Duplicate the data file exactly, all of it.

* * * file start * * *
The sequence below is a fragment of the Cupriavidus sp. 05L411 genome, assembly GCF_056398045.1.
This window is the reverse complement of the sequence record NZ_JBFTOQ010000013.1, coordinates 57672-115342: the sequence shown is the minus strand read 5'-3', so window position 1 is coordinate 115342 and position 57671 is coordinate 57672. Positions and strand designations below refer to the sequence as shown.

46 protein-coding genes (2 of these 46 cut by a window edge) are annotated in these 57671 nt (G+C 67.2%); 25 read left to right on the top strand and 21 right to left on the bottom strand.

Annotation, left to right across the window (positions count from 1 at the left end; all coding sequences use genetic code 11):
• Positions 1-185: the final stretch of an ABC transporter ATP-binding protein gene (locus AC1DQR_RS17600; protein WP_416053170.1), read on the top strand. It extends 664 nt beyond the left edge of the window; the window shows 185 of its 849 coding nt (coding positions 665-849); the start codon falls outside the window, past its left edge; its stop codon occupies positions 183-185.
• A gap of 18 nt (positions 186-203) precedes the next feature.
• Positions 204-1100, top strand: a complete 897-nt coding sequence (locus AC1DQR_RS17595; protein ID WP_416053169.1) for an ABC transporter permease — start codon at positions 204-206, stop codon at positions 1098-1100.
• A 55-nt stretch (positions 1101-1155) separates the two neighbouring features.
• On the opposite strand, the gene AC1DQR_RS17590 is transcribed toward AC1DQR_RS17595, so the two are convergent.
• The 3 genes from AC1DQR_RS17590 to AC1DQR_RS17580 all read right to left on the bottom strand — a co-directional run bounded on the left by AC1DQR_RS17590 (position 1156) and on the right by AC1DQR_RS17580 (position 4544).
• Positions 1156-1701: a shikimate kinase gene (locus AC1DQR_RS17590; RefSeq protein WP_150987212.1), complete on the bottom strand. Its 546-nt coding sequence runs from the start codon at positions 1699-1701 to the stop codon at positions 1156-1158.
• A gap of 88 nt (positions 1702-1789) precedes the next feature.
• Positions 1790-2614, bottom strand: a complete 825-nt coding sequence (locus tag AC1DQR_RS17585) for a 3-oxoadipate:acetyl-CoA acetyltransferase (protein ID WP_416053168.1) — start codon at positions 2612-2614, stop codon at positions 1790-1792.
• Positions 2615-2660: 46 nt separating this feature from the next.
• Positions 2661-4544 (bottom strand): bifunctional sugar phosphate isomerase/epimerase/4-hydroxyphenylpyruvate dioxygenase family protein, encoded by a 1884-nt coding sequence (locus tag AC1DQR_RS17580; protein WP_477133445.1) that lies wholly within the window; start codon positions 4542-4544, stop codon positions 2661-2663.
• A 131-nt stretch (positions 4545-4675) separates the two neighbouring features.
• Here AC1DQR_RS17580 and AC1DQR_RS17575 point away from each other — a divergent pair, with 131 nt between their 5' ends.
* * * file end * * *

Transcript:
The sequence below is a fragment of the Cupriavidus sp. 05L411 genome, assembly GCF_056398045.1.
This window is the reverse complement of the sequence record NZ_JBFTOQ010000013.1, coordinates 57672-115342: the sequence shown is the minus strand read 5'-3', so window position 1 is coordinate 115342 and position 57671 is coordinate 57672. Positions and strand designations below refer to the sequence as shown.

46 protein-coding genes (2 of these 46 cut by a window edge) are annotated in these 57671 nt (G+C 67.2%); 25 read left to right on the top strand and 21 right to left on the bottom strand.

Annotation, left to right across the window (positions count from 1 at the left end; all coding sequences use genetic code 11):
• Positions 1-185: the final stretch of an ABC transporter ATP-binding protein gene (locus AC1DQR_RS17600; protein WP_416053170.1), read on the top strand. It extends 664 nt beyond the left edge of the window; the window shows 185 of its 849 coding nt (coding positions 665-849); the start codon falls outside the window, past its left edge; its stop codon occupies positions 183-185.
• A gap of 18 nt (positions 186-203) precedes the next feature.
• Positions 204-1100, top strand: a complete 897-nt coding sequence (locus AC1DQR_RS17595; protein ID WP_416053169.1) for an ABC transporter permease — start codon at positions 204-206, stop codon at positions 1098-1100.
• A 55-nt stretch (positions 1101-1155) separates the two neighbouring features.
• On the opposite strand, the gene AC1DQR_RS17590 is transcribed toward AC1DQR_RS17595, so the two are convergent.
• The 3 genes from AC1DQR_RS17590 to AC1DQR_RS17580 all read right to left on the bottom strand — a co-directional run bounded on the left by AC1DQR_RS17590 (position 1156) and on the right by AC1DQR_RS17580 (position 4544).
• Positions 1156-1701: a shikimate kinase gene (locus AC1DQR_RS17590; RefSeq protein WP_150987212.1), complete on the bottom strand. Its 546-nt coding sequence runs from the start codon at positions 1699-1701 to the stop codon at positions 1156-1158.
• A gap of 88 nt (positions 1702-1789) precedes the next feature.
• Positions 1790-2614, bottom strand: a complete 825-nt coding sequence (locus tag AC1DQR_RS17585) for a 3-oxoadipate:acetyl-CoA acetyltransferase (protein ID WP_416053168.1) — start codon at positions 2612-2614, stop codon at positions 1790-1792.
• Positions 2615-2660: 46 nt separating this feature from the next.
• Positions 2661-4544 (bottom strand): bifunctional sugar phosphate isomerase/epimerase/4-hydroxyphenylpyruvate dioxygenase family protein, encoded by a 1884-nt coding sequence (locus tag AC1DQR_RS17580; protein WP_477133445.1) that lies wholly within the window; start codon positions 4542-4544, stop codon positions 2661-2663.
• A 131-nt stretch (positions 4545-4675) separates the two neighbouring features.
• Here AC1DQR_RS17580 and AC1DQR_RS17575 point away from each other — a divergent pair, with 131 nt between their 5' ends.